For example, Frontier University provides an online ADN-to-DNP program for registered nurses to become a nurse practitioner (approximately 100 credit-hours). Likewise, Nebraska Methodist College offers an online BSN-to-DNP program (approximately 75 credit-hours), and New Mexico State University offers an online MSN-to-DNP program (approximately 30 credit-hours).

Please note that MSN-to-DNP programs may have differing tracks for different types of nurses. Schools specify which types of degree- and certification-holders they admit. For example, some colleges (e.g., NMSU’s MSN-to-DNP) only accept candidates with an active national certification as a nurse practitioner or a clinical nurse specialist. Others may admit MSNs in other APRN specializations (e.g., certified nurse midwives, nurse anesthetists) or open up admissions to all MSN-prepared RNs. Prospective DNP students are advised to check with admissions offices for further details prior to applying.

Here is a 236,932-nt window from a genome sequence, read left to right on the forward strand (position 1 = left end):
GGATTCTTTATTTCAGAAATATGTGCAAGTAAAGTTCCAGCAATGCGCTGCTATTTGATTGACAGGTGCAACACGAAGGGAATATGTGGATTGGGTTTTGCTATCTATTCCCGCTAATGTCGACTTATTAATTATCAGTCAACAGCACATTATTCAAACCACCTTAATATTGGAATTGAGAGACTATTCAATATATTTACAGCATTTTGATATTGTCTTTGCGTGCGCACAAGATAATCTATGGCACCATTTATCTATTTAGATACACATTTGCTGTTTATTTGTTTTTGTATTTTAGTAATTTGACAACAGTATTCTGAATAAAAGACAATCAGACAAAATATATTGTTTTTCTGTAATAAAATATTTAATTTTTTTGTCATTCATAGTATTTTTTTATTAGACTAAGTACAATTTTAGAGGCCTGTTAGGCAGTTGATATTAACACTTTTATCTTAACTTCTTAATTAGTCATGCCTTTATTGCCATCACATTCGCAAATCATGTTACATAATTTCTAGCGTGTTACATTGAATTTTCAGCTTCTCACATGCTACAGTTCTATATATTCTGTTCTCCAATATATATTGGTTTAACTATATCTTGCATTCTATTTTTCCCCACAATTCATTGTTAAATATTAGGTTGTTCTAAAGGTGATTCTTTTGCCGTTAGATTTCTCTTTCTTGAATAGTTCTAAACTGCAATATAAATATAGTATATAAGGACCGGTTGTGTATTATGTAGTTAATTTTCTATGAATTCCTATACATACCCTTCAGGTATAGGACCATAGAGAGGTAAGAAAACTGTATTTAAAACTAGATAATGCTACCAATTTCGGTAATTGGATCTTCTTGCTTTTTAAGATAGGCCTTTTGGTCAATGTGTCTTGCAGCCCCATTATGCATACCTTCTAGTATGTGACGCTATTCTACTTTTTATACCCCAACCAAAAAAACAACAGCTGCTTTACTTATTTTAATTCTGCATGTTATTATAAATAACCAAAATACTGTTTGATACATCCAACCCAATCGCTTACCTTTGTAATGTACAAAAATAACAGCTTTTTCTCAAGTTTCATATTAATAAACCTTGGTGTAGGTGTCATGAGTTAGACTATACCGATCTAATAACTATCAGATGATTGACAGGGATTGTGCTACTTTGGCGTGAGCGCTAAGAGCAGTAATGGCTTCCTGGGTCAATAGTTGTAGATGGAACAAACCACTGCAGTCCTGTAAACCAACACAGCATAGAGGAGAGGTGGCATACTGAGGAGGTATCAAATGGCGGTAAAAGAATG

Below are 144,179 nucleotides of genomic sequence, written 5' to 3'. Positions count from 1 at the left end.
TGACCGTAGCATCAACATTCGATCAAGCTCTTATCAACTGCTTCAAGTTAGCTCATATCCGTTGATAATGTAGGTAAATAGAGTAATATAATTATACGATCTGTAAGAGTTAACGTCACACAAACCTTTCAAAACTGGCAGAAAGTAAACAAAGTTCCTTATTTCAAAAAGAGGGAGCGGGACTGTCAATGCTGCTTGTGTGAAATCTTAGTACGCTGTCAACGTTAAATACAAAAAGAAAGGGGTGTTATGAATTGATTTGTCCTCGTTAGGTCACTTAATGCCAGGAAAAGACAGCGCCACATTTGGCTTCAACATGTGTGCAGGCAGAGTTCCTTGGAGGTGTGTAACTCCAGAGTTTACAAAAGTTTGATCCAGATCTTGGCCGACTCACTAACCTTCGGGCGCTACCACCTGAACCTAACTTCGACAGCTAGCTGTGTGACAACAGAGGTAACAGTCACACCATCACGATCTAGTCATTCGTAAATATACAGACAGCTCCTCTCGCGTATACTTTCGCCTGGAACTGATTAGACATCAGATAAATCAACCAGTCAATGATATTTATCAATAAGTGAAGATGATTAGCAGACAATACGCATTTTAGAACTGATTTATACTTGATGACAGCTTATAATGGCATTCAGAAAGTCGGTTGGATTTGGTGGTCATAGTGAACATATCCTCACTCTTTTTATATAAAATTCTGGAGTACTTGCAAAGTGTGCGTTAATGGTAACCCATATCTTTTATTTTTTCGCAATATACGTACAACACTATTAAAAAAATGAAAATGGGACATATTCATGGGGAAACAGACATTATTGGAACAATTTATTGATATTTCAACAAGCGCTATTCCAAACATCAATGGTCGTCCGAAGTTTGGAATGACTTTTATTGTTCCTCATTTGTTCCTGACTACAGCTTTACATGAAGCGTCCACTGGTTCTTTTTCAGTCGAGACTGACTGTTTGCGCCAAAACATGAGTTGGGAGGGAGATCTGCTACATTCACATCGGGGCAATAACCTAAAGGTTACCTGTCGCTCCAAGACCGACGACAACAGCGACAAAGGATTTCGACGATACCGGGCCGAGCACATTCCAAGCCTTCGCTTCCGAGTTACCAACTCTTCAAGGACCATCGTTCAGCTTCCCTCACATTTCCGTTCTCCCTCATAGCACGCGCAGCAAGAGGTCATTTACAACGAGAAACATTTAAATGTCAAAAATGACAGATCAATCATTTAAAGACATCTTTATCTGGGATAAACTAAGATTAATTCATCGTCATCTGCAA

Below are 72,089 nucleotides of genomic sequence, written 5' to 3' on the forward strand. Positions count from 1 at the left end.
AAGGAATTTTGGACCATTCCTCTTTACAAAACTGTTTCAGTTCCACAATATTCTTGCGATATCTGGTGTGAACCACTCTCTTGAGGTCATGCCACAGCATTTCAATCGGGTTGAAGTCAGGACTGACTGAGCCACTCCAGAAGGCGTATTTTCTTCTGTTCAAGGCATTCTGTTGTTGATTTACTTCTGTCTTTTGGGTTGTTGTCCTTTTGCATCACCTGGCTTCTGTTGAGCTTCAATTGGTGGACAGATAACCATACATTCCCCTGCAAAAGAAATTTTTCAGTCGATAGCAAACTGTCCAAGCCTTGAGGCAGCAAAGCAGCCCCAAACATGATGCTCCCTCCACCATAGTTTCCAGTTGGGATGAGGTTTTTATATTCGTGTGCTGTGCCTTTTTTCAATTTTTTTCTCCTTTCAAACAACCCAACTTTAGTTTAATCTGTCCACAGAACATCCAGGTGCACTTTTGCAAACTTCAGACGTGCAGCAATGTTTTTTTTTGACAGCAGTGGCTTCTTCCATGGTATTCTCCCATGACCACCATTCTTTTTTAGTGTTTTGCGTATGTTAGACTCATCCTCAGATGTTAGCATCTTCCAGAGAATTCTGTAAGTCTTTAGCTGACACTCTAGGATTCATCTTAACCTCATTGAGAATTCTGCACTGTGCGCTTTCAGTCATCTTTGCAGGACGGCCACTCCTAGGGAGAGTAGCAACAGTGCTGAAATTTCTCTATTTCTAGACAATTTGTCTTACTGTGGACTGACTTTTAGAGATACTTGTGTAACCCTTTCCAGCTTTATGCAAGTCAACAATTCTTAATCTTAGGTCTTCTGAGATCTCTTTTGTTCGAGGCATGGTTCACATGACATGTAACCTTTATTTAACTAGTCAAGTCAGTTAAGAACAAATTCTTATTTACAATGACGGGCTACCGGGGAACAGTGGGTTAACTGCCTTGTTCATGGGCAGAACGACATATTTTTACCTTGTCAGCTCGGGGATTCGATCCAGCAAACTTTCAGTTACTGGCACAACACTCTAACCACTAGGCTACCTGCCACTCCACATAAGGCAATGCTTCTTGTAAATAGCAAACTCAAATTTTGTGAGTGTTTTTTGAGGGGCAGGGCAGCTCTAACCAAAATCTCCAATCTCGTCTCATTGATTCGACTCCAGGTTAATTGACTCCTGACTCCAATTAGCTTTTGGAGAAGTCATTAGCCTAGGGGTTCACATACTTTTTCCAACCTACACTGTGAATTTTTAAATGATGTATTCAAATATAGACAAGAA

To get started, reflect on your career goals and search for a program that offers the right “bridge” from your current nursing degree to the DNP.

Dr. Melissa DeCapua, DNP, PMHNP-BC

Dr. Melissa DeCapua, DNP, PMHNP-BC


Melissa DeCapua is a board-certified psychiatric nurse practitioner who graduated from Vanderbilt University. She has a background in child and adolescent psychiatry as well as psychosomatic medicine. Uniquely, she also possesses a bachelor’s degree in studio arts, which she uses to enhance patient care, promote the nursing profession, and solve complex problems. Melissa currently works as the Healthcare Strategist at a Seattle-based health information technology company where she guides product development by combining her clinical background and creative thinking. She is a strong advocate for empowering nurses, and she fiercely believes that nurses should play a pivotal role in shaping modern health care. For more about Melissa, check out her blog www.melissadecapua.com and follow her on Twitter @melissadecapua.